International manager Johan Quintens said the alginate-based technology, called IntelCaps, completely “closed the strains from the outside world” so that they became resistant to the effects of heat, oxygen and water.
The process was developed in conjunction with a German lab, BRACE, that possessed the microencapsulation technology which the two firms modified over a year’s working together with the lactobacillus rhamnosis strain.
The result, said Quintens, is a technology and platform that can be applied to any probiotic strain, be they Vésale Pharma’s or those of other probiotic suppliers. For its own strains, per kilo costs would be lie somewhere in the vicinity of €800-€1200/kg compared to €500/kg as a ballpark figure for its classic strains.
“So there is a premium but when you consider that some strains can sell at up to €3000/kg then the cost is reasonable given the platform potential,” he said.
The company has organised presentation days for the technology in European and US destinations in the coming months and has attracted the interest of Danisco-Dupont, Christian Hansen, Fine Foods and Enestia. It said it hoped to capture a two per cent share of the non-food probiotic market by 2016, equivalent to €68m.
“We think this technology opens a new world to formulators,” Quintens said. “Take vitamin C. It is basically poisonous to probiotics at higher concentrations but this technology makes it possible to achieve such blends.”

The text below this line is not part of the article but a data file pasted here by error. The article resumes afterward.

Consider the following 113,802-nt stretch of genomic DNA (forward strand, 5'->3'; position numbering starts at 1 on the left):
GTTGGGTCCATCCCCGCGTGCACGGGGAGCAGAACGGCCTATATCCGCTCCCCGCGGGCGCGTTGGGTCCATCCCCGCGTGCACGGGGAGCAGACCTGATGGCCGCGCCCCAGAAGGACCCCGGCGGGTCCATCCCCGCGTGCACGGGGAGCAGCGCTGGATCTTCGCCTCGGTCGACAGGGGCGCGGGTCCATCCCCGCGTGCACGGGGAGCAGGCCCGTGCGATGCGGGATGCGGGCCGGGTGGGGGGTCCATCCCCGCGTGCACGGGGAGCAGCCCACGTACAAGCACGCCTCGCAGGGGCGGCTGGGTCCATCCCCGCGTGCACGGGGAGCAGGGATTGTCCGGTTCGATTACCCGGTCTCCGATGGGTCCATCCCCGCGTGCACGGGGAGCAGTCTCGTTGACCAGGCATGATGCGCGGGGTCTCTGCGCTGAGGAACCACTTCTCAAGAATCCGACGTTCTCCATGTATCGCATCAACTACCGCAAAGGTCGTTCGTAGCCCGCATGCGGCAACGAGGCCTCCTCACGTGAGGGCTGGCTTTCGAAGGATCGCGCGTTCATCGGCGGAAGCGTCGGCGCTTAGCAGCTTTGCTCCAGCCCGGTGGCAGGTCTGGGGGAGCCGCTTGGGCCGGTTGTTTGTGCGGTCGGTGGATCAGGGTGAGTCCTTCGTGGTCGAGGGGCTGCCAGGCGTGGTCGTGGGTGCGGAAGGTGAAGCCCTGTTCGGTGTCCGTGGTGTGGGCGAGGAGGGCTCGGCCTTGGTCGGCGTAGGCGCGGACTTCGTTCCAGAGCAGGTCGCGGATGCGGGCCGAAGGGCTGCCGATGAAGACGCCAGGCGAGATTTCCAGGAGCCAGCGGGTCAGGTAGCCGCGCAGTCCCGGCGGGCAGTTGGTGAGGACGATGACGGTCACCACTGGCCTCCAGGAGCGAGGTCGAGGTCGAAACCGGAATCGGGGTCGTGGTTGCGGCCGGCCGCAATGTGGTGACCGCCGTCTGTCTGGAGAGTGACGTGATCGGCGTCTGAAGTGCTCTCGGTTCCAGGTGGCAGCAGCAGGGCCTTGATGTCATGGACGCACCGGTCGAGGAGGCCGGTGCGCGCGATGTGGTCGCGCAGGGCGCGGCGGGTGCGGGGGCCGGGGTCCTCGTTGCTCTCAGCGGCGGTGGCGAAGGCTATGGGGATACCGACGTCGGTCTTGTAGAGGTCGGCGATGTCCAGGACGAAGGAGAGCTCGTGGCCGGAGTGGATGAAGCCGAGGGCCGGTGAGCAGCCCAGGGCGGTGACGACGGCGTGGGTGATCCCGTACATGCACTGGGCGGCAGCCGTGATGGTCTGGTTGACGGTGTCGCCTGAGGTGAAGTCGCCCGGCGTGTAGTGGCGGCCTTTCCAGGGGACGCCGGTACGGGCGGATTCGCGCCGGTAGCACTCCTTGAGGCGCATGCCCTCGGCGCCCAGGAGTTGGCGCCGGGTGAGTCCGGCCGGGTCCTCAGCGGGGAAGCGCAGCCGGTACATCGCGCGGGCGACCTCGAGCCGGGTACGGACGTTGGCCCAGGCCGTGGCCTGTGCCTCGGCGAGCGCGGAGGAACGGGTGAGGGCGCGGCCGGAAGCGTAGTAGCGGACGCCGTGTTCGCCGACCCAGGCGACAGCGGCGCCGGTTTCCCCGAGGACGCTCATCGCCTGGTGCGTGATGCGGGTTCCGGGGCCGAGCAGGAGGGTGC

The secret to the technology, he said is the “smallsphere” micro technology that employs molecules of between 0.6 and 1 micro metres, dimensions approaching nano levels.
“The probiotics are in the beadlets so that offers production savings as well as they are easier to handle,” Quintens said.
Traditionally probiotics have existed in lyophilised probiotics in powder form which are not suitable for tablets, chewable tablets that may come in the form of vitamin and mineral blends.
The company has global ambitions for the product, and is especially keen to work with private label manufacturers, Quintens said, noting non-dairy and cereal probiotic products sold €3.4bn globally.
In all categories, the Belgium market alone grew 40 per cent in 2009 and 20 per cent in 2010, despite the European Food Safety Authority (EFSA) ruling against probiotic health claim submissions to date.
Of the process the company said: “The microcapsules also resist low pH levels, making it possible for them to pass through the stomach without opening and deliver the viable probiotics directly to the intestine, which is the target organ.”